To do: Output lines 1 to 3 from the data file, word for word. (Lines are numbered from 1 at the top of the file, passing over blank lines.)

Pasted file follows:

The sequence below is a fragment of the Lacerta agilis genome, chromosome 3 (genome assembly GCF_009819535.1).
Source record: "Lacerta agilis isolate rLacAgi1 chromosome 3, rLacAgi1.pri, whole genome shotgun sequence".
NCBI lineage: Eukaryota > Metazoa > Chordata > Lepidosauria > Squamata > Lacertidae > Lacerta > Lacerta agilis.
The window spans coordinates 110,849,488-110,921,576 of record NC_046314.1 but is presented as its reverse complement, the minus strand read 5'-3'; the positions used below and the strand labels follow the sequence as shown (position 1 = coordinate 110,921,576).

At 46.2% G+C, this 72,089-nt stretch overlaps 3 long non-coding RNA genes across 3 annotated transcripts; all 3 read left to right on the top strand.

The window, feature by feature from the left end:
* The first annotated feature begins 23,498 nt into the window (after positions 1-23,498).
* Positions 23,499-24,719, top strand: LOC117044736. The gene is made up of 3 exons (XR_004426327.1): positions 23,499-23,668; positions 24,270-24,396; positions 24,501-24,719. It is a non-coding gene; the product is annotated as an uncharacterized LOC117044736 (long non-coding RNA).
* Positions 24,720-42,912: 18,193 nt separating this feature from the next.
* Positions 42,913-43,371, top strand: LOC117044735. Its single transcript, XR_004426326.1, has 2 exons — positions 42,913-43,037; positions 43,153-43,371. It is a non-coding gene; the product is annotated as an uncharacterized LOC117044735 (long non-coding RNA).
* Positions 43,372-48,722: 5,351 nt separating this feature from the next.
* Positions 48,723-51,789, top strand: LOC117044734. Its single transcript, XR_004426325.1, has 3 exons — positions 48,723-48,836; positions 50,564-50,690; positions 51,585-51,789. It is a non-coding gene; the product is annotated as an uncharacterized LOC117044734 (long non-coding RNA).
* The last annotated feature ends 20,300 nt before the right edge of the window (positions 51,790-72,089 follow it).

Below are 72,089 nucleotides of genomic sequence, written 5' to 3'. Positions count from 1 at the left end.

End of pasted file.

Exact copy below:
The sequence below is a fragment of the Lacerta agilis genome, chromosome 3 (genome assembly GCF_009819535.1).
Source record: "Lacerta agilis isolate rLacAgi1 chromosome 3, rLacAgi1.pri, whole genome shotgun sequence".
NCBI lineage: Eukaryota > Metazoa > Chordata > Lepidosauria > Squamata > Lacertidae > Lacerta > Lacerta agilis.